There is an unacknowledged and disturbing assumption that graduates of traditional teacher education programs are unwilling to commit to high-need schools. Indeed, the programs themselves are criticized for not producing enough teachers to satisfy the staffing needs of these schools. Upon reflection, I believe what perhaps is lacking is a mechanism to help certified teachers gain employment in these shortage areas. Casey clearly wants to teach in such a setting, yet she believes Teach For America is her only option for doing so. To be sure, she could strike out on her own and probably secure a teaching job before the start of the new school year. But two reports from the New Teacher Project allude to the perils and uncertainty teachers face when they attempt this approach. Certified teachers do, in fact, regularly apply to hard-to-staff urban school districts. Yet because of late hiring practices in these districts, they often do not end up teaching there.
Hiring delays have myriad sources: district policies that allow teachers until the summer to provide notice of their intent to retire or resign, union rules that require vacancies be made available for within-district transfers before being publicized, and budget uncertainties that in many cases persist throughout the summer. By the time many urban districts actually get around to hiring new teachers, the best applicants—well-prepared teachers like Casey—have given up and accepted secure jobs in suburban districts, thus exacerbating educational inequality between high-poverty and high-minority schools and their low-poverty and low-minority counterparts.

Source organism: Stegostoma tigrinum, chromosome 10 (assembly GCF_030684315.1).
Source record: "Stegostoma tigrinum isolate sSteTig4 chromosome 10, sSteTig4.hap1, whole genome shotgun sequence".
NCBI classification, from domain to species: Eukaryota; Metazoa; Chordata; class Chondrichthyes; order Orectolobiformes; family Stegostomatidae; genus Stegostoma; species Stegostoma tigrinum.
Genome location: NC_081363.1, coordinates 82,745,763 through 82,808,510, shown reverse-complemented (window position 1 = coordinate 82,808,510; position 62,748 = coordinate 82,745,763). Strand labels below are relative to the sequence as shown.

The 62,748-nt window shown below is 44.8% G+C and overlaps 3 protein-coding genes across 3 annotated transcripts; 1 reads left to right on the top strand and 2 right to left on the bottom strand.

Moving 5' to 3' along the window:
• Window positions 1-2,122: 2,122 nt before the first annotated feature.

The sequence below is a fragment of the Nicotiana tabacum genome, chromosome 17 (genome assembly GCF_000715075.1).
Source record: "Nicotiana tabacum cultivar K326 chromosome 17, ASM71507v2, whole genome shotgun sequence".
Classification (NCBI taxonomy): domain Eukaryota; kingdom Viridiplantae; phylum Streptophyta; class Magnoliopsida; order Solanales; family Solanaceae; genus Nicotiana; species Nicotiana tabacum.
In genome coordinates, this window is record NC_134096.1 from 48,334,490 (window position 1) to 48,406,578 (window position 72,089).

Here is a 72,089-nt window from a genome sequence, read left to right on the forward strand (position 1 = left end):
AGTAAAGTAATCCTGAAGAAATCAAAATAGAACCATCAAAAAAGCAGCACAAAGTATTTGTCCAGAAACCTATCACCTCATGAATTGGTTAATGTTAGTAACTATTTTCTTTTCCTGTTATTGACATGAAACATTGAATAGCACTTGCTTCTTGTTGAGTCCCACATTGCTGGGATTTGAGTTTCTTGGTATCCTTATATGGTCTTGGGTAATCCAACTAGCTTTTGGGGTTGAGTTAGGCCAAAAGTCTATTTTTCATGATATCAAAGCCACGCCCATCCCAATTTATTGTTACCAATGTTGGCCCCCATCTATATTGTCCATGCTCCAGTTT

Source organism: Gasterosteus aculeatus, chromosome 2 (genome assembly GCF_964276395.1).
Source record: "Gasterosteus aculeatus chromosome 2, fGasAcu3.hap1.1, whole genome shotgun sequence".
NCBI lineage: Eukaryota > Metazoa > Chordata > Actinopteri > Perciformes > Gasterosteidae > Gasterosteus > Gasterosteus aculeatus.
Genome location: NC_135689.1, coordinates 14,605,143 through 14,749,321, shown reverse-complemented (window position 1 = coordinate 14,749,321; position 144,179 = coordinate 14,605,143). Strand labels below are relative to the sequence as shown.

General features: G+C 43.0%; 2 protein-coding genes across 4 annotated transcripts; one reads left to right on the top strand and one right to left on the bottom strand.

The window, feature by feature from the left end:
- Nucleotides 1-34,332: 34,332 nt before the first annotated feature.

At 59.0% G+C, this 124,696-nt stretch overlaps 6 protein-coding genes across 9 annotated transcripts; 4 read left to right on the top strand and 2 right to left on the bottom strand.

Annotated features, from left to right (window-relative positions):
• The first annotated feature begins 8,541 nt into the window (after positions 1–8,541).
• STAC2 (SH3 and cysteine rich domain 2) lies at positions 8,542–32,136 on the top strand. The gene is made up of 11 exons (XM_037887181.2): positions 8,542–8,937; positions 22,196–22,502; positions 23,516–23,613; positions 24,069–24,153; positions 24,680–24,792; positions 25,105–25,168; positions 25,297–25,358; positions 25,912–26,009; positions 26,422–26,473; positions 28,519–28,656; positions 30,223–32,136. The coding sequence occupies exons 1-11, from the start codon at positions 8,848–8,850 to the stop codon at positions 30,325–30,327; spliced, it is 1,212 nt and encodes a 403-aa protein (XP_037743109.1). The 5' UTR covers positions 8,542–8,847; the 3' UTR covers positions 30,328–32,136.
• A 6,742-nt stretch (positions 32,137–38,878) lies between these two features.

What can be done about this persistent problem? Ironically, one potential answer can be found by examining key elements of Teach For America, the very organization that many advocates of traditional teacher education hold in disdain. If we’re serious about doing something to promote the employment of well-prepared candidates in areas of teacher shortage, here are three lessons we can take from TFA:
• Promote a Corps Mentality. Teach For America draws young people who believe it will provide the opportunity to “make a difference” as part of a national movement. This is appealing to many recent college graduates (including traditionally certified teachers) who are committed to service. TFA has been successful in its recruiting efforts using this approach—over 18,000 applied to be part of the 2007 corps. A similar national certified teacher corps would enable education graduates to pursue their work with a greater sense of purpose. Instead of just getting a teaching job and toiling away independently, they would contribute to and benefit from participation in a larger effort to alleviate educational inequality.